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Ridley Walker - Russell Hoban - Picador, 1980
I turned forty recently and have been thinking quite a bit about the aging process and why it is that most of us become progressively more stuck in our ways as we get older. My theory is that it’s to do with reward-to-effort ratios. From our mid-twenties onwards, our energy levels decrease steadily, but the perceived reward for the things that we enjoy remains the same. So we gravitate towards those things that give us a real buzz and give up on those activities which we only quite enjoy. “Life’s too short” has become my frequent muttered catch-phrase when getting up to switch off a trashy television program or annoying computer game. It’s particularly noticeable in old or ill people who often express themselves in a sort of telegraphese which they expect you to understand. The effort of explaining themselves is too great and the reward of being fully comprehended isn’t enough.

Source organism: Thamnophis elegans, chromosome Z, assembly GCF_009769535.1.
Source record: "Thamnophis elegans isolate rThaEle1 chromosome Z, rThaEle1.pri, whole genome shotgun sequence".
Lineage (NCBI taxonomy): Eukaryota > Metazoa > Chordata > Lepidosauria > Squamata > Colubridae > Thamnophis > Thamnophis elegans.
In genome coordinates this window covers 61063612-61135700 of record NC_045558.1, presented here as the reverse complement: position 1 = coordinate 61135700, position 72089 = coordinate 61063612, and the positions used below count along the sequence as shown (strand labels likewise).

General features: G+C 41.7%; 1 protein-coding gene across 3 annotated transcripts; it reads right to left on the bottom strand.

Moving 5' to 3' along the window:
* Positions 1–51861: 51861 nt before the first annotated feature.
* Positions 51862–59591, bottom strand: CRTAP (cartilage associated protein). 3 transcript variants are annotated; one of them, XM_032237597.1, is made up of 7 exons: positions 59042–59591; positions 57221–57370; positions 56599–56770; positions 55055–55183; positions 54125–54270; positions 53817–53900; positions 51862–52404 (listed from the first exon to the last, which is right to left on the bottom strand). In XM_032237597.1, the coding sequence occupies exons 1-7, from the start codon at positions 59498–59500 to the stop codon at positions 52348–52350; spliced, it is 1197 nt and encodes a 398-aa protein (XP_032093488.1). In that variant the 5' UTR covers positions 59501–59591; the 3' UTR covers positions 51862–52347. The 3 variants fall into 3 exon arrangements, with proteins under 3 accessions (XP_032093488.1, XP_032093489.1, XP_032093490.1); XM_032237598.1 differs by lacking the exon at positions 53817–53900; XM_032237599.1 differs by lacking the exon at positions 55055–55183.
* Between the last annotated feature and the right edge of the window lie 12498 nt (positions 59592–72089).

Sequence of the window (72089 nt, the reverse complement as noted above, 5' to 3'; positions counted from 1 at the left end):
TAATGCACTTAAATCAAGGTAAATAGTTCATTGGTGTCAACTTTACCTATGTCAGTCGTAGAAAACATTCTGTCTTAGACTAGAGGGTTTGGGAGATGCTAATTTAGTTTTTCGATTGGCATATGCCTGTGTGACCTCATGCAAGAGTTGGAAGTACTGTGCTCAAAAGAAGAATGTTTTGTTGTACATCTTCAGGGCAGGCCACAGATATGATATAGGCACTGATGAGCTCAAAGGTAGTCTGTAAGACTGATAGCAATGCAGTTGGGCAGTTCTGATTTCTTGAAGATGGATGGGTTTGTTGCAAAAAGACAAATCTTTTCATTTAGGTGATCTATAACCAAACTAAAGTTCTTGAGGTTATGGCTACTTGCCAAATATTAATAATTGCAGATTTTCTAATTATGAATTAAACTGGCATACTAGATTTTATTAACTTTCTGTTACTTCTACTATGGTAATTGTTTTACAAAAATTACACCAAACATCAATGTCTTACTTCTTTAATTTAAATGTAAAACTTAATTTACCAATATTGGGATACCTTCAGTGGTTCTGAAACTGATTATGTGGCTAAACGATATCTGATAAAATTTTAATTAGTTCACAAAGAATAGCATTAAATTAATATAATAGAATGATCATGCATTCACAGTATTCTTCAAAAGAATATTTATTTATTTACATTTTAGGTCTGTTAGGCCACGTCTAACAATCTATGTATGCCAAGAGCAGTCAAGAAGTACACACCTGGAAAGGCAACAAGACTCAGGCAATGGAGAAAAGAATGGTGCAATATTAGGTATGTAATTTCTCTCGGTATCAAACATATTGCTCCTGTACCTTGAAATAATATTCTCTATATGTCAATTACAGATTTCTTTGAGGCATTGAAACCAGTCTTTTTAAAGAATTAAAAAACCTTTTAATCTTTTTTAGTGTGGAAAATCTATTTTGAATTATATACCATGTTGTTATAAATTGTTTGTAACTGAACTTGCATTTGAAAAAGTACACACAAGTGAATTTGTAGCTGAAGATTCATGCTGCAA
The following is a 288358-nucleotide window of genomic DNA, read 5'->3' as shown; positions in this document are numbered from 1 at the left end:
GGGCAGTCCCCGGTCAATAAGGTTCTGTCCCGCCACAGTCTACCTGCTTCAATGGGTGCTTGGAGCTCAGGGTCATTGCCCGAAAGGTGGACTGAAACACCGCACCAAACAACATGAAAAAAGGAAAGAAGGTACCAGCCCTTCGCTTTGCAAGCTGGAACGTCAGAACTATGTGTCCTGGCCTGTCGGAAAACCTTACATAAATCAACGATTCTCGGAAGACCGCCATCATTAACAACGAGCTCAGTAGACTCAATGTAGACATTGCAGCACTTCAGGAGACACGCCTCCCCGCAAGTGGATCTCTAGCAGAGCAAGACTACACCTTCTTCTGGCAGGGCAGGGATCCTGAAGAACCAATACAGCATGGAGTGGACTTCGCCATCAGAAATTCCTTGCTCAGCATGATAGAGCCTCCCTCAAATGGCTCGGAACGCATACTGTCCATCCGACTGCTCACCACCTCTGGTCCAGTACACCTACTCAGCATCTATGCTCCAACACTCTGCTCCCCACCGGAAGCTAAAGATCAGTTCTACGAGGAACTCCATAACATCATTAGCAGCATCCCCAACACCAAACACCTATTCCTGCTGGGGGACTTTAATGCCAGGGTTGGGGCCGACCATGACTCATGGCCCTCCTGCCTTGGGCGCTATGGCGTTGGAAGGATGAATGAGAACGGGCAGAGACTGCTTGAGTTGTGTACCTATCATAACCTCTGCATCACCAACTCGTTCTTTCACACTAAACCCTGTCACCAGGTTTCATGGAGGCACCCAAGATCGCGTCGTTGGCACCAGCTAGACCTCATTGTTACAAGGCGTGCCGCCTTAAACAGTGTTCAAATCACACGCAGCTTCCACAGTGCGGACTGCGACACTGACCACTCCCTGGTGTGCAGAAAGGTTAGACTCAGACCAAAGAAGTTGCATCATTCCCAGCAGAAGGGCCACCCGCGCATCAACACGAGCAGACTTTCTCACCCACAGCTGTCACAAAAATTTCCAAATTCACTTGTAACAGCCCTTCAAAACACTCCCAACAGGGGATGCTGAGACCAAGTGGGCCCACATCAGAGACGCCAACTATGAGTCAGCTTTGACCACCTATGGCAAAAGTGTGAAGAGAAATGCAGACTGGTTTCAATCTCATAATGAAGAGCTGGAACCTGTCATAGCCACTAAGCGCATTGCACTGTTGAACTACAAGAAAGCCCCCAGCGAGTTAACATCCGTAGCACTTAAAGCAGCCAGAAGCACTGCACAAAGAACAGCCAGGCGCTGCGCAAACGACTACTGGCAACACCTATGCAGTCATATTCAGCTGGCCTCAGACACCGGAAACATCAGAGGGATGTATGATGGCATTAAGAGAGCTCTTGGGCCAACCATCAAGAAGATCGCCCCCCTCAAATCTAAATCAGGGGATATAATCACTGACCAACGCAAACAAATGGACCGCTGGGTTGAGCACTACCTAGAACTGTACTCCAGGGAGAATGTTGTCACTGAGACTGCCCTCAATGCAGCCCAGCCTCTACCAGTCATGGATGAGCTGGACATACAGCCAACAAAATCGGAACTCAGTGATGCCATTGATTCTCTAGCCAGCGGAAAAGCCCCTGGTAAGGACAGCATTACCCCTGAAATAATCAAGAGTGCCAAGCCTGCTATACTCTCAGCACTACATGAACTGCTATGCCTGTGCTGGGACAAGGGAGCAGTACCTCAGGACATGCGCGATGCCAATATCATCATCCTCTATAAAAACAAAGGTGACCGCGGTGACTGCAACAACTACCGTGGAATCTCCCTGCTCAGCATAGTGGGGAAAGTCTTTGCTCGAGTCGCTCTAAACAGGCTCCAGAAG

Despite the previously mentioned signs of old fogeydom, I still haven’t quite got to the stage where I will give up on a book half-way through. I am selective in what I choose to read and if I start a book I will finish it, even if it turns out not to be very good. It just seems good manners to the author to let them have their say in full - and you never know what you might miss on the final page. However I almost gave up on this one, so great was the effort of reading it, and felt unrewarded at the end.
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